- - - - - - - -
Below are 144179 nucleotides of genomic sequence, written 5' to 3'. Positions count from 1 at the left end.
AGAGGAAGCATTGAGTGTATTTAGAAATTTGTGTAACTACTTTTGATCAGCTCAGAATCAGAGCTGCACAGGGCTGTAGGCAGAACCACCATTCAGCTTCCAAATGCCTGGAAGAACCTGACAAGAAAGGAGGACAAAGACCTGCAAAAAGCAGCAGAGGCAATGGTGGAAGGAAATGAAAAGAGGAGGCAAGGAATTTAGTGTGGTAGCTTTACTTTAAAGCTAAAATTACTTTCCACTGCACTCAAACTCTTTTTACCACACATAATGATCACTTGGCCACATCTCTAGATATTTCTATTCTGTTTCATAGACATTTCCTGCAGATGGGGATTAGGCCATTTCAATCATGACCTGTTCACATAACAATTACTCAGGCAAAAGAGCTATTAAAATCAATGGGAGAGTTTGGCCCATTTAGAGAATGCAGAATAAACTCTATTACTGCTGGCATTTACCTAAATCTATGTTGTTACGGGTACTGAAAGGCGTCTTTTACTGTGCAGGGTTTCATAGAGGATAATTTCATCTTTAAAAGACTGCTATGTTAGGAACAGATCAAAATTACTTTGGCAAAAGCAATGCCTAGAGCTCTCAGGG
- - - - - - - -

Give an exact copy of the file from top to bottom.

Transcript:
Below are 144179 nucleotides of genomic sequence, written 5' to 3'. Positions count from 1 at the left end.
AGAGGAAGCATTGAGTGTATTTAGAAATTTGTGTAACTACTTTTGATCAGCTCAGAATCAGAGCTGCACAGGGCTGTAGGCAGAACCACCATTCAGCTTCCAAATGCCTGGAAGAACCTGACAAGAAAGGAGGACAAAGACCTGCAAAAAGCAGCAGAGGCAATGGTGGAAGGAAATGAAAAGAGGAGGCAAGGAATTTAGTGTGGTAGCTTTACTTTAAAGCTAAAATTACTTTCCACTGCACTCAAACTCTTTTTACCACACATAATGATCACTTGGCCACATCTCTAGATATTTCTATTCTGTTTCATAGACATTTCCTGCAGATGGGGATTAGGCCATTTCAATCATGACCTGTTCACATAACAATTACTCAGGCAAAAGAGCTATTAAAATCAATGGGAGAGTTTGGCCCATTTAGAGAATGCAGAATAAACTCTATTACTGCTGGCATTTACCTAAATCTATGTTGTTACGGGTACTGAAAGGCGTCTTTTACTGTGCAGGGTTTCATAGAGGATAATTTCATCTTTAAAAGACTGCTATGTTAGGAACAGATCAAAATTACTTTGGCAAAAGCAATGCCTAGAGCTCTCAGGG